Flutter new version will now offer support for both 64-bit and 32-bit Android apps from a single submission.
Google’s mobile UI framework, Flutter, is known for crafting high-quality native interfaces on Android and iOS in record time. It has gained a lot of popularity in the past few years and its inception has paved the way for many flutter app development companies.
In December 2018, Flutter 1.0 was released and since then its buzz has been never-ending. Flutter regularly releases new updates and this time it announces the entry of the new version, Flutter 1.7.
To upgrade to flutter 1.7, you need to run ‘flutter upgrade’ from the command line. An upgrade to a new version of flutter can also be found in a new installation section of Flutter.
Announcement of Flutter 1.7 came out as a smaller release after major announcements at Google I/O. In this new version of Flutter, AndroidX support for new apps, game controller support and a number of enhancements and bug fixes has been covered.
Below are the release notes for Flutter 1.7 for you.
AndroidX, a new open-source support library within Jetpack that aids Android apps to stay updated with the latest components without sacrificing backward compatibility. From now on, AndroidX will be stable and to support it a lot of Flutter packages have been updated.
Flutter support creating new Flutter projects with AndroidX is required to integrate with other parts of the Android ecosystem.
To make sure that the generated project targets the new support library, you need to add the ‘--androidx flag.’ In case you want to get more information regarding migrating existing projects to AndroidX, you can refer to information present on flutter.dev.
AndroidX/Jetifier support for apps with mixed AndroidX/Android Support libraries is expected to come soon.
Most of you are already aware of the fact that from the August 1, 2019, Android apps that work on native code and target Android 9 Pie are need to offer a 64-bit version in addition to the 32-bit version at the time of publishing to the Play Store.
Flutter has already supported 64-bit Android apps. With the release of a new version of flutter, now it has added the support for creating Android app bundles that will offer support for both 64-bit and 32-bit from a single submission.
You can research about the top Flutter-based apps to get more information onto how to create separate APK files for both 32-bit and 64-bit devices.
Flutter 1.7 features a new RangleSlider control that enables developers to select a range of values on a single slider.
The updated Snackbar widget got an updated look at the Material spec and many new samples were sumped up in the documentation. For Cupertino( iOS style widgets), the latest version of flutter has brought a lot of updates.
Majorly, it has supported the allegiance of the CupertinoPicker and CupertinoDateTimePicker widgets. It has also included support for localization of non-English languages.
You will also notice a number of changes in the text selection and editing experience on iOS irrespective of whether you are using the Cupertino or Material design language.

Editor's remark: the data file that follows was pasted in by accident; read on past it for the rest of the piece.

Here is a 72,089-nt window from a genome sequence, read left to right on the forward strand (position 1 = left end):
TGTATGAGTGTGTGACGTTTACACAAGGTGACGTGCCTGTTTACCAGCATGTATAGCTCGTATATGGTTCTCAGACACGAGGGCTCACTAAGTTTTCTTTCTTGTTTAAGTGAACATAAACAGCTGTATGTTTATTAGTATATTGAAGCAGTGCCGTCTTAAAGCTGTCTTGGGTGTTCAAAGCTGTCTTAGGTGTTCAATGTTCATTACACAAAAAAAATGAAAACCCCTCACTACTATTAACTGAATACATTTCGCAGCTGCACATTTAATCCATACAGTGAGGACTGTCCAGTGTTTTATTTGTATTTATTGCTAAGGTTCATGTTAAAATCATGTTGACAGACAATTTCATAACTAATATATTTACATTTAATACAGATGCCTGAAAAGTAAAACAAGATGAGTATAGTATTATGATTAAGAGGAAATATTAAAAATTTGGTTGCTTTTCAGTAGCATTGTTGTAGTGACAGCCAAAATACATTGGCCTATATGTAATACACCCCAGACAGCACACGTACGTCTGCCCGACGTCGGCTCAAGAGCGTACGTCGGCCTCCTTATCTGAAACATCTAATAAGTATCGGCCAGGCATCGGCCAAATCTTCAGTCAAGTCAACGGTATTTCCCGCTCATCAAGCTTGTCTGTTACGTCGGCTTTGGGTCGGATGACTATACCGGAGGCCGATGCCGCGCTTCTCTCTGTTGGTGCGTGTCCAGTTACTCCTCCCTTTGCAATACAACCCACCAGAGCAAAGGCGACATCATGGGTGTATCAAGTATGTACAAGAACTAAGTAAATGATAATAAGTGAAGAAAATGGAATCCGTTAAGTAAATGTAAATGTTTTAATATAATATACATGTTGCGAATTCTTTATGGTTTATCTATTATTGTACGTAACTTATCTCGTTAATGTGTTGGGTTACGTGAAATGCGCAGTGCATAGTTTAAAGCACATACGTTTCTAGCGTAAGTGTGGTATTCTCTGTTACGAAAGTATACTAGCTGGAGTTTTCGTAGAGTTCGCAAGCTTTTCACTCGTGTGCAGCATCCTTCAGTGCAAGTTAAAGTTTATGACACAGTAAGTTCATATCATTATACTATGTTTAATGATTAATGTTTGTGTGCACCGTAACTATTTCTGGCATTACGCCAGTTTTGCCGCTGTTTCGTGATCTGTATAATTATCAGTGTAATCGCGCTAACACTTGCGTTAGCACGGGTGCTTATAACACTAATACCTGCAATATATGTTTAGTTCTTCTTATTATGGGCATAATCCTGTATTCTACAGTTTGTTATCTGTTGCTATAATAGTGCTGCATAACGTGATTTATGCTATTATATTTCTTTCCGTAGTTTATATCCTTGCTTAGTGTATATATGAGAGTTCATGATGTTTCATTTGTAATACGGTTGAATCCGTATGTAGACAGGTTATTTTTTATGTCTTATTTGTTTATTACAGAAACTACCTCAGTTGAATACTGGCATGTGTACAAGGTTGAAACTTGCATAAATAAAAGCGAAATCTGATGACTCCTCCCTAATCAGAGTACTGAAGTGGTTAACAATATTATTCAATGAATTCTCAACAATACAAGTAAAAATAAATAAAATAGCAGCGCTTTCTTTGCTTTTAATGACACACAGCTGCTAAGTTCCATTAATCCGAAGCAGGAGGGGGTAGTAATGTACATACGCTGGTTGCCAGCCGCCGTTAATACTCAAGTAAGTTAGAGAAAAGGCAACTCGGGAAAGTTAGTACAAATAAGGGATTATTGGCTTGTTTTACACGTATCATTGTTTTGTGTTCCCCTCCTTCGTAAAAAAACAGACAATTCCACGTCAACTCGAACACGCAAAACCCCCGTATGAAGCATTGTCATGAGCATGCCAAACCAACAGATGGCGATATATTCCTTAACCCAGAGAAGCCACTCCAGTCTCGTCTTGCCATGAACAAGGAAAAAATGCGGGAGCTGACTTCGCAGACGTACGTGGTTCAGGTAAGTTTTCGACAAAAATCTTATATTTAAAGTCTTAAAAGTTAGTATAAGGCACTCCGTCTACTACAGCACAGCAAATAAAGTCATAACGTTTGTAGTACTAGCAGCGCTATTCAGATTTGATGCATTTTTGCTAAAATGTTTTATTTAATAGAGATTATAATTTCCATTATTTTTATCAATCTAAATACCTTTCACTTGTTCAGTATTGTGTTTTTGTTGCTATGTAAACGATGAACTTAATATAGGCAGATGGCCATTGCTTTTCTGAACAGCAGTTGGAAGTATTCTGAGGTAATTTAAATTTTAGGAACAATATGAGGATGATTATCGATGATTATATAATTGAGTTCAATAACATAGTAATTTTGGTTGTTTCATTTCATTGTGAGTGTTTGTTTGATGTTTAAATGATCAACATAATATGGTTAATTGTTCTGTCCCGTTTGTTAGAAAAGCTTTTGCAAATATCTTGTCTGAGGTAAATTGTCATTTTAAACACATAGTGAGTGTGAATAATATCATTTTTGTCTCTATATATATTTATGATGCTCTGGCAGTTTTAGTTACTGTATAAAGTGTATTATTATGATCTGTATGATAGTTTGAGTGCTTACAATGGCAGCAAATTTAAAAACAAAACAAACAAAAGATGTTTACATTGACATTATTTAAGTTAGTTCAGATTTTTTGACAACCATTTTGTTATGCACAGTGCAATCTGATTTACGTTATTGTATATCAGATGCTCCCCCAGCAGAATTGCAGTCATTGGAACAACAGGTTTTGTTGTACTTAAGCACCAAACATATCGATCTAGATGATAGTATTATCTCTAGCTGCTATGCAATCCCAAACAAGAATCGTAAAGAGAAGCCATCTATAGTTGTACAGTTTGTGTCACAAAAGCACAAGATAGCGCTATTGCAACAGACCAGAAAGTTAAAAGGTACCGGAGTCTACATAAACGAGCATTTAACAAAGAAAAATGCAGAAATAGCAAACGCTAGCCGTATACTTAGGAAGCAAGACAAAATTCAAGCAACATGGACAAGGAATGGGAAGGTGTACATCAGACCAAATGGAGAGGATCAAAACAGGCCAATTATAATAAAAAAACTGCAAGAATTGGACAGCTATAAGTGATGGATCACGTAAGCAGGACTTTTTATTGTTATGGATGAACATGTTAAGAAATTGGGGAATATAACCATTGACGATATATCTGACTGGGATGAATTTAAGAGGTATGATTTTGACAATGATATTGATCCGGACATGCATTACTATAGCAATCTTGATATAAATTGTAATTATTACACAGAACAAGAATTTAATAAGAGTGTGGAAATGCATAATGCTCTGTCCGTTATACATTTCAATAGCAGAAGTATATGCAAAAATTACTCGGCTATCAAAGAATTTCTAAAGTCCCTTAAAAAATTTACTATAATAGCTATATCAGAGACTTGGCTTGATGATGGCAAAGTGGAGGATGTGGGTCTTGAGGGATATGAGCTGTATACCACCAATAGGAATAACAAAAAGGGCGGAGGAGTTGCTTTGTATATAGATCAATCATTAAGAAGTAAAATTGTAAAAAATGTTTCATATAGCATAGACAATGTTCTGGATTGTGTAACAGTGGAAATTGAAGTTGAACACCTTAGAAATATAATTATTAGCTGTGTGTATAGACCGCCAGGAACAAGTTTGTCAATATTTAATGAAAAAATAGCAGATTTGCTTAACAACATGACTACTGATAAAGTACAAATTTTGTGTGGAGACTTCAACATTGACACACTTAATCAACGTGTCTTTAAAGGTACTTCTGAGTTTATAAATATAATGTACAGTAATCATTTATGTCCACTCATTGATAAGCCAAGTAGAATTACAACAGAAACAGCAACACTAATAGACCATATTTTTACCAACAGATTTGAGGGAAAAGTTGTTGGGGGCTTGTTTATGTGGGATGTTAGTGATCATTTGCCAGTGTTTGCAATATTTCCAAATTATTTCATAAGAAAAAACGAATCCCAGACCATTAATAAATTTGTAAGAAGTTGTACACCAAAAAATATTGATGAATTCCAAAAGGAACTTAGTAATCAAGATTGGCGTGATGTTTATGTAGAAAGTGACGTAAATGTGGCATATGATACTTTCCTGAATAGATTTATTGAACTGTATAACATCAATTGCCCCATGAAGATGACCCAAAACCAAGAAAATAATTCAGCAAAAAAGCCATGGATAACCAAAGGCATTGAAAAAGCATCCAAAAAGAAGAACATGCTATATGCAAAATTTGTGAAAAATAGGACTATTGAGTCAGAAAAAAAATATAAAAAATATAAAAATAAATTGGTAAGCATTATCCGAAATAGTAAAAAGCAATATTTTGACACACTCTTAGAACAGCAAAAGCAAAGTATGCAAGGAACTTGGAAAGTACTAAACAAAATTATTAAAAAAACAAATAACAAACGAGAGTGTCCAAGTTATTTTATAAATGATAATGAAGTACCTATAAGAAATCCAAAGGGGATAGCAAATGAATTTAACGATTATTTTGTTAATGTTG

The text rendering gets a big update with support for rich typography features that include old style numbers, tabular and stylistic sets, and slashed zeros.
Look out the below demonstration for better understanding.
Flutter 1.7 has added support for game controllers that have created hope for some cool game apps based on Flutter.
Solving the customer's queries and fixing the reported bugs are the topmost priority and basic fundamental. Flutter 1.7 is providing a better structure for the errors that can be utilized later with Android Studio and VSCode.
Flutter’s latest version has fixed the top crashing bug that created an error that led to Flutter tool’s inability to write to the Flutter directory. Now, flutter will fail lightly, including clear suggestions on how to fix the problem if the user fails to write permissions.
In terms of documentation, with the help of Flutter create tool, a list of samples can be created directly. You can run a command from the command line like this: ‘flutter create --sample=material.AppBar.1 mysample’
If a sample can be created with this process, you will notice a “Sample in the App” tab in the documentation.
Much of the improvisation has been done towards enabling Flutter on Windows and macOS. In addition, the support for important concepts like right-click and unique platform infrastructure like MSBuild. Non-mobile platform support is likely to come soon on the stable channel.
For Flutter-based apps on the Mac, Flutter 1.7 has the support for the Xcode building system. It is turned on by default for new projects and can be easily accessible for existing projects.
In a recent StackOverflow survey, Flutter was recognized among the most preferred development frameworks and Flutter has come out as the top fastest-growing skills for software engineers, as per the Linkedin report.
What are you expecting next? Stay tuned to MobileAppDaily for more updates on Flutter.
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